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Examiner
  • Local legislator wants to hear from small businesses

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  • The Missouri General Assembly has been out of session for a month, but state Rep. Noel Torpey, an Independence Republican, is having a busy off-season.
    Not only is he leading one of the legislature’s committees looking into Medicaid issues and serving on a second one, he’s also touring the state to hear from small businesses.
    “I’d love to meet with as many people as possible, just to get ideas,” said Torpey, who chairs the House Small Business Committee. He’s met with officials from Ford, and a few days ago he met with business leaders in St. Louis.
    The aim is to get ideas for legislation in the 2014 session. Torpey said he’s not hearing any one overriding theme so far, but said, “The one positive: People are starting to feel that the economy is getting better.”
    Coming soon
    Opening updates:
    • Blue Springs 8 Theatre, which had been under new management for several months, is having a grand opening on Thursday.
    The eight-screen theater has new screens – all with digital presentations and improved sound – new seats and a new concession area.
    Thursday’s ceremony is at 4 p.m. On Friday, Saturday and Sunday, 1 p.m. shows will be $5, 3D shows at 1 p.m. are $8. The theater is at 1901 N.W. Missouri 7.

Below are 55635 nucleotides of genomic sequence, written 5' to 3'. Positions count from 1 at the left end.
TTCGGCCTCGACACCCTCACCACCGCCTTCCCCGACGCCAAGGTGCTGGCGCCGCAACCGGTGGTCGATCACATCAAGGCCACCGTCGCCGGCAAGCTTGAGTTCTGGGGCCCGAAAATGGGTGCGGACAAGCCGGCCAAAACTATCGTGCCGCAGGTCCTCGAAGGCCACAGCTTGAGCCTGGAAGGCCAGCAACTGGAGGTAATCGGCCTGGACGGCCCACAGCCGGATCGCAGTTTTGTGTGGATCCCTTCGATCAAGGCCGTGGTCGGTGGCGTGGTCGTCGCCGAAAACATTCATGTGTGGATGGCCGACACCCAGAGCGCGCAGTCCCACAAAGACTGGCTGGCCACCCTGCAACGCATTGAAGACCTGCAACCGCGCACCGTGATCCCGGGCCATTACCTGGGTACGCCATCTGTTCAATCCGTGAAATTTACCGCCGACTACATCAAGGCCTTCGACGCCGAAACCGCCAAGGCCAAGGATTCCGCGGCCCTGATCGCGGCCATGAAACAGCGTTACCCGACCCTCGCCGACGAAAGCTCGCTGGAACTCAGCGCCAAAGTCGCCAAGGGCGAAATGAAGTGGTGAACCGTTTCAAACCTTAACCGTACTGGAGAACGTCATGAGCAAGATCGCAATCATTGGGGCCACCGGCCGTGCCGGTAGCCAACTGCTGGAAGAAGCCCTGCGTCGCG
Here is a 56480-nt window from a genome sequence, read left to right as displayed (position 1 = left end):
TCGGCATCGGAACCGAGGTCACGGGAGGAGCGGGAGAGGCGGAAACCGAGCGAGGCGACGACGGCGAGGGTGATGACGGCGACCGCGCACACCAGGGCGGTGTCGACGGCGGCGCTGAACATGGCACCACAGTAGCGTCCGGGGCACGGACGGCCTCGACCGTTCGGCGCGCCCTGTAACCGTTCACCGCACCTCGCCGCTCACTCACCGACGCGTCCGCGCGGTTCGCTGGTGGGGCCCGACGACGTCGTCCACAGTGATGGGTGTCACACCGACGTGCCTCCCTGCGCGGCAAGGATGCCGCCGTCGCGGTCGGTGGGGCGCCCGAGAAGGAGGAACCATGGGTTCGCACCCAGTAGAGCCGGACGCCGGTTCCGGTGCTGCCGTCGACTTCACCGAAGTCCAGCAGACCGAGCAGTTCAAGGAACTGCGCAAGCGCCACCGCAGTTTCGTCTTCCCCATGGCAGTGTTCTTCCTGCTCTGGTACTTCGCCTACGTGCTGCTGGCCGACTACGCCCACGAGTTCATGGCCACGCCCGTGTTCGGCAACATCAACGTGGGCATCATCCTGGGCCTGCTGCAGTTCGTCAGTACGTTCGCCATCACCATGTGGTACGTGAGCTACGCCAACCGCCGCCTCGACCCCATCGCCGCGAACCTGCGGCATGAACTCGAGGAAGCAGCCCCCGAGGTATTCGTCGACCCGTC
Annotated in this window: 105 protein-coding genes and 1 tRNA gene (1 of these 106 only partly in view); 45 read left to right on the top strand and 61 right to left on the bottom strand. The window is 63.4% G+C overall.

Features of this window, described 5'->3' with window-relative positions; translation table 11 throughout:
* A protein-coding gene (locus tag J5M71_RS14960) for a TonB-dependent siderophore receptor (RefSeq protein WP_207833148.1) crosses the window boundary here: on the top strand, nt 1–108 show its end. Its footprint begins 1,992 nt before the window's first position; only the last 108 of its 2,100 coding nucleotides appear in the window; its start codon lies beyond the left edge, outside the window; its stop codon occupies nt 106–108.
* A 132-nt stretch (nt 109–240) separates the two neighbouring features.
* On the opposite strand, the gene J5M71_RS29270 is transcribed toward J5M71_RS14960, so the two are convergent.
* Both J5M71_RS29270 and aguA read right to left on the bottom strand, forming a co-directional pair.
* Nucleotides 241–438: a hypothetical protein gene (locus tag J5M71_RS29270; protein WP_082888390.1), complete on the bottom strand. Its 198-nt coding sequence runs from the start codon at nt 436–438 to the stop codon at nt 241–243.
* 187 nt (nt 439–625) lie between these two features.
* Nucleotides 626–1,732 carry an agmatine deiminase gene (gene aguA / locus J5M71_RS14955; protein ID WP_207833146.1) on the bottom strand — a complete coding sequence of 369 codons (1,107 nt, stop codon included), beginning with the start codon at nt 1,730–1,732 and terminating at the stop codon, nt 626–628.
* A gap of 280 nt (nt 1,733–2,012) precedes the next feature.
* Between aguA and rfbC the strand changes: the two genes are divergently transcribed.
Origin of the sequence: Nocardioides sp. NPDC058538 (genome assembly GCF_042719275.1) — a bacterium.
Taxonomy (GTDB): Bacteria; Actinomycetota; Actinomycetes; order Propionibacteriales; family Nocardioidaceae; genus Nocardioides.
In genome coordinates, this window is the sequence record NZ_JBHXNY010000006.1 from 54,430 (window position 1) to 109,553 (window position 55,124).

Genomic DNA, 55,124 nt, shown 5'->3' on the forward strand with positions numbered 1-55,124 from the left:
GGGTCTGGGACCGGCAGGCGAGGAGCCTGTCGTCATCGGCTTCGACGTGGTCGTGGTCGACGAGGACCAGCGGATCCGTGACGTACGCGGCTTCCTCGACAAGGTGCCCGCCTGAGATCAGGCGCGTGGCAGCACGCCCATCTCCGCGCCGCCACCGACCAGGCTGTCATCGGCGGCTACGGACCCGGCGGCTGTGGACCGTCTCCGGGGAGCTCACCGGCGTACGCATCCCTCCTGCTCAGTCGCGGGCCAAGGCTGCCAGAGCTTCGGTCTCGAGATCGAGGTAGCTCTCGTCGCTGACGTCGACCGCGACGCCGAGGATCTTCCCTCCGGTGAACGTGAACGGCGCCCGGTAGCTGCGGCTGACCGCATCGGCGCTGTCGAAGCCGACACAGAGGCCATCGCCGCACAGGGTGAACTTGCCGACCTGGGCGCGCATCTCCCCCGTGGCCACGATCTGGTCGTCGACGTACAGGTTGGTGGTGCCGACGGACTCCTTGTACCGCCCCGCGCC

• CVS is getting ready to open two new pharmacies in Eastern Jackson County. The store on Woods Chapel Road in Blue Springs opens in mid-August, and the store on 23rd Street just west of Crysler opens in late October, the company says.
    Working smarter
    How efficiently are you working?
     
    Put another way, are you able to get a handle on how much time to do you spend on activities your customers actually pay you for, compared with time spent on everything else?
    “That’s not easy for a lot of companies to do,” said Scott Brady, project manager for Missouri Enterprise, which works with manufacturers. He spoke on the Lean program last week at a meeting of the Independence Industrial Council.
    It’s not unusual, he said, for companies to put 5 percent of their time in that first category, which he characterized as “value-added” efforts. Setting up a machine for a job, waiting for materials to arrive, attending meetings – all are necessary, all are part of being in business, but those aren’t direct value-added hours. The idea of Lean is to shift that ratio a good deal. A main focus is in eliminating what Brady called the “eight wastes” – product defects, overproduction, waiting, not utilizing employees, transportation, inventory, motion and excess processing. That can mean looking at plant’s layout, and it might bring into play programs such as the 5S System to reduce clutter, “total productive maintenance” and “point of use storage.”
    Page 2 of 2 - Ultimately, it’s about continuous improvement of a company’s manufacturing process.
    ATK’s Lake City Army Ammunition Plant in Independence is about 10 years into the Lean approach.
    “For us, probably the biggest return is quality,” said ATK’s Ben Boone. He echoed Brady in that there is no set end point.
    “Folks need to understand it is a journey,” Boone said.
    Brady was just giving a lunch-hour overview. Usually presentations on Lean and more than a dozen other topics are a good deal more detailed. Missouri Enterprise is at www.missourienterprise.org and 800-956-2682.
    Jeff Fox is The Examiner’s business editor and reporter. Reach him at 816-350-6313 or jeff.fox@examiner.net. Follow on Twitter @FoxEJC.
     
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